Proto-Dakotan Swadesh words #49-52: Wakentseecha/snake, Wagdunshka/worm, Manyan/tree, Manyan-pandee/forest

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    Proto-Dakotan Swadesh word #49
    *Wakentseecha, snake.

    The Mandan word /Wakiiruxka/ and another Dakota term for snake /Wamdushka/, seem to be instead from the proto-Dakotan *Wagdunshka, ‘worm’, which is tomorrow’s word. The Hidatsa word for ‘snake’ /Mapoksha/ similarly seems cognate with words for ‘insect’ or ‘ant’ in other languages, and must have replaced *Wakentseecha, which I reconstructed as the ancestor of the other words below.

    WOCCON /Yawhawk/ <*Yohak <*Yoxats <*Woxats <*Wakents <*Wakentseecha
    CATAWBA /Yu/ <*Yohk <*Yohak ^
    YESAN /Wagen/<*Waken <*Wakenteesi <*Wakentseecha
    OFO /Onkteefii/ <*Onkteesi <*Wankteesi <*Wakenteesi ^
    BILOXI /Ndesii/<*Ondeesii <*Onkteesii ^
    QUAPAW /Wes’a/ <*Weets’a <*Weecha <*Oweecha <*Onts’eecha <*Wantseecha <*Wakentseecha
    OMAHA /Wees’a/ <*Weets’a ^
    KAW /Weets’a/ ^
    OSAGE /Weets’a/ ^
    HOCHAK /Weken/<*Waken ^
    CHIWERE /Wakan/<*Waken ^
    MANDAN /Wakiiruxka/ – (< “worm”)
    DAKOTA /Zuzu’eecha/ <*Onts’eecha ^
    NAKODA /Snoheena/<*Sno’eecha < *Onts’eecha ^
    HIDATSA /Mapoksha/- (< “insect”)
    CROW /Yaxassa/ <*Yoxats ^

    Rankin gives differing origins for several of these. According to him, the main PS word for ‘snake’, *Wahkan, is seen in the Yesan, Hochak and Chiwere words, however if his theory is correct, Ofo /Onkteefi/ and Biloxi /Ndesii/ instead go back to the phrase *Wanhkan krese, ‘striped medicine’ (with ‘medicine’ *Wanhkan being slightly distinct from *Wahkan, snake.) He also mentions Hidatsa /Mapoksha/ along with the words for ‘insect’ and ‘ant’ as from PS *Pos, ‘vermin’. But the Dhegigan words, ie Quapaw, Omaha, Kaw and Osage, he takes back only as far as PMV *S’a, supposedly meaning ‘to hiss’.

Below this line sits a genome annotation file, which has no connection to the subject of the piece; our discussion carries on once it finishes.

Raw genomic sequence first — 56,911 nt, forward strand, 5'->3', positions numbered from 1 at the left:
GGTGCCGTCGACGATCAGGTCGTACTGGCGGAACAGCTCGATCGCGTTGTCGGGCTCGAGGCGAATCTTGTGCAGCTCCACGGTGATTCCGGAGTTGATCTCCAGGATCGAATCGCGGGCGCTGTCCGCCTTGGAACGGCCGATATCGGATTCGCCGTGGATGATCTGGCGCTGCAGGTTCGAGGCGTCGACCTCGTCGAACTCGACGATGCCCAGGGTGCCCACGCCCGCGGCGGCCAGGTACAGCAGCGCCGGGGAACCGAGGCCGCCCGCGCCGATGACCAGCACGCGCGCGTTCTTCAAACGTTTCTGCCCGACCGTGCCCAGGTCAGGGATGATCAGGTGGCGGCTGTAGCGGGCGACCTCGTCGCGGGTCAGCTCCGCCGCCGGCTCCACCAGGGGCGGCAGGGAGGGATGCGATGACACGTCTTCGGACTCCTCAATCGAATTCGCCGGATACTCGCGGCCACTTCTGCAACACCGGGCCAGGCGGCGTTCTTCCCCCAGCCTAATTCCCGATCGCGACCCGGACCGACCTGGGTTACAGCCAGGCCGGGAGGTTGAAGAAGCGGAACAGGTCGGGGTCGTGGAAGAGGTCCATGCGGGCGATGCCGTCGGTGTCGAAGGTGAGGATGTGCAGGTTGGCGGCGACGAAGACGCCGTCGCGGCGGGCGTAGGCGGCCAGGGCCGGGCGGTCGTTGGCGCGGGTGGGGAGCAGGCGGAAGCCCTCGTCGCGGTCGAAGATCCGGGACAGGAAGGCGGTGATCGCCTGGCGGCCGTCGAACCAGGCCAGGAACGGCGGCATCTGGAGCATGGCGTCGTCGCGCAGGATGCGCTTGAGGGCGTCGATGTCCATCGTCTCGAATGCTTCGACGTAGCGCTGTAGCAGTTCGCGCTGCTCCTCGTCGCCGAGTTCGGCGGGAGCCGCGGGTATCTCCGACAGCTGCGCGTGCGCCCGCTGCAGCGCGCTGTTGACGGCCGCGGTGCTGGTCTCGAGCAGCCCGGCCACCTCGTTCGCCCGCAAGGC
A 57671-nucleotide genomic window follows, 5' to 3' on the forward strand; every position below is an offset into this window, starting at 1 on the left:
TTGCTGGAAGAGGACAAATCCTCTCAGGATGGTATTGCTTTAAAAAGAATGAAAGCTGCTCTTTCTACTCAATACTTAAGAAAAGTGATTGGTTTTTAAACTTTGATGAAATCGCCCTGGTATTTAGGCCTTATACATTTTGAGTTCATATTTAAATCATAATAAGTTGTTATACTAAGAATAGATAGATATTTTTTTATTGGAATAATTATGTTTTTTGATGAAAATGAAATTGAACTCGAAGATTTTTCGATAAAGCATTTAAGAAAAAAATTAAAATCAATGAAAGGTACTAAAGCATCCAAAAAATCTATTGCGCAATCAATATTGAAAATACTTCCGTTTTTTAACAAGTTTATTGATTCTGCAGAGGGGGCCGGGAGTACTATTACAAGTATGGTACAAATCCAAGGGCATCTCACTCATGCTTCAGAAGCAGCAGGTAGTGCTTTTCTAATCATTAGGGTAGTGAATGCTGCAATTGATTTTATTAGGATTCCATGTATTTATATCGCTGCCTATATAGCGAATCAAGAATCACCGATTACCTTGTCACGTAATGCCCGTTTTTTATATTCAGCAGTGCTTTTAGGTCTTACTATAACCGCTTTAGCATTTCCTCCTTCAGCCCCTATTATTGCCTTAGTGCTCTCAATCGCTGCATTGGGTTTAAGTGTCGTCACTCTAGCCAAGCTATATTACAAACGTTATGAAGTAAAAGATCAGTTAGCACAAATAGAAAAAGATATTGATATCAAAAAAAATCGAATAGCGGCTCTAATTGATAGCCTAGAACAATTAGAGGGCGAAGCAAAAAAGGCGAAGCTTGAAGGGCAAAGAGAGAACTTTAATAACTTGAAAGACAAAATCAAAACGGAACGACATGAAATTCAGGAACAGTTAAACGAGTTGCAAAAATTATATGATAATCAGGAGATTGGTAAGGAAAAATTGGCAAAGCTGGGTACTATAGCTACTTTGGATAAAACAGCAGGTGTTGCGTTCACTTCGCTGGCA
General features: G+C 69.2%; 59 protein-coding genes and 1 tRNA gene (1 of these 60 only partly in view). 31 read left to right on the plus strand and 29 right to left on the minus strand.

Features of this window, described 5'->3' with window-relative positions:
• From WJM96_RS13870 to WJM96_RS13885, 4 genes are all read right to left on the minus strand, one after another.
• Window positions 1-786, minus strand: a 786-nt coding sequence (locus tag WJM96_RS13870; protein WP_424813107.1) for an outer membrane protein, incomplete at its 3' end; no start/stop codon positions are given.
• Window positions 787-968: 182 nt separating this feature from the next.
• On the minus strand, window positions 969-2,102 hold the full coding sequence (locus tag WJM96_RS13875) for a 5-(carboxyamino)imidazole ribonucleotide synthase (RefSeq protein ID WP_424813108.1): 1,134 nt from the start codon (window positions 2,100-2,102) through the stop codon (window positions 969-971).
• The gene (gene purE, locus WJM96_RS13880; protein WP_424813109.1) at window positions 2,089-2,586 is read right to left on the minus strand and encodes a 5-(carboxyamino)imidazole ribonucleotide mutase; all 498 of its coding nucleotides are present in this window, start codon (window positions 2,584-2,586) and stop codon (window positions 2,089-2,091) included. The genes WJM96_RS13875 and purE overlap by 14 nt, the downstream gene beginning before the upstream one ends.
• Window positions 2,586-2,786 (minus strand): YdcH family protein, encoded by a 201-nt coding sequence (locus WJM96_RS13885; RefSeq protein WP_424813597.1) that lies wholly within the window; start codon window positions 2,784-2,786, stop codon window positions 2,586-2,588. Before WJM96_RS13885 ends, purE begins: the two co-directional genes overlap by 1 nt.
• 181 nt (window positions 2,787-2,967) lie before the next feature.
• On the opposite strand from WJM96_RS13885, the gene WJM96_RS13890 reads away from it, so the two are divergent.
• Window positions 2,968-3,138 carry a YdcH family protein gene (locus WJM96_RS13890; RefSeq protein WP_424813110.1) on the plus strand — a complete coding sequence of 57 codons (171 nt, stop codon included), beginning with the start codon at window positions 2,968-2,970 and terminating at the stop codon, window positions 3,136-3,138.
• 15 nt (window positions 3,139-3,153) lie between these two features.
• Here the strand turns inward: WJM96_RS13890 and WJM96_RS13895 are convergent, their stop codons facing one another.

He further claims that PS *Wahkan,’snake’ also meant ’sacred’. The words for ‘sacred’ do seem similar and may have coalesced with ‘snake’ in at least one language, viz. Hochak, but I would say they seem to go back to *Waqanda, which is seen in Yesan /Mahamni/ ‘God’, and I do not agree that it was originally related with *Wakentseecha ‘snake’.

    William Meuse


    Proto-Dakotan Swadesh word #50
    *Wagdunshka, worm.

    The tan words – Quapaw, Omaha and Chiwere – are obviously related, from the abbreviated *Wagdii. The green words show the original was somewhat longer, *Wagdunshka. As noted yesterday, the terms for ‘snake’ in Mandan /Wakiiruxka/ and Dakota /Wamdushka/, are also from ‘worm’ *Wagdunshka, rather than *Wakentseecha. Hidatsa /Wiiteekii/ and Crow /Biisheechii/ could also plausibly have come from *Wagdunshka. The remaining words are more of a puzzle; Ofo /Chuluwiiya / and Catawba /Chuwii/ are probably related, and could conceivably be from <*Chuluwska <*Junska <*Dunshka, but then again they may be a different word. If the other Ofo word /Aqonhii/ and Biloxi /Tamokii/ bear any relation to these, they have morphed quite a bit away from the *Wagdunshka model. Because the eastern forms are not regular in a pattern it is more difficult to guess what the Yesan term for ‘worm’ would have been. */Chuluski/ is just a wild guess.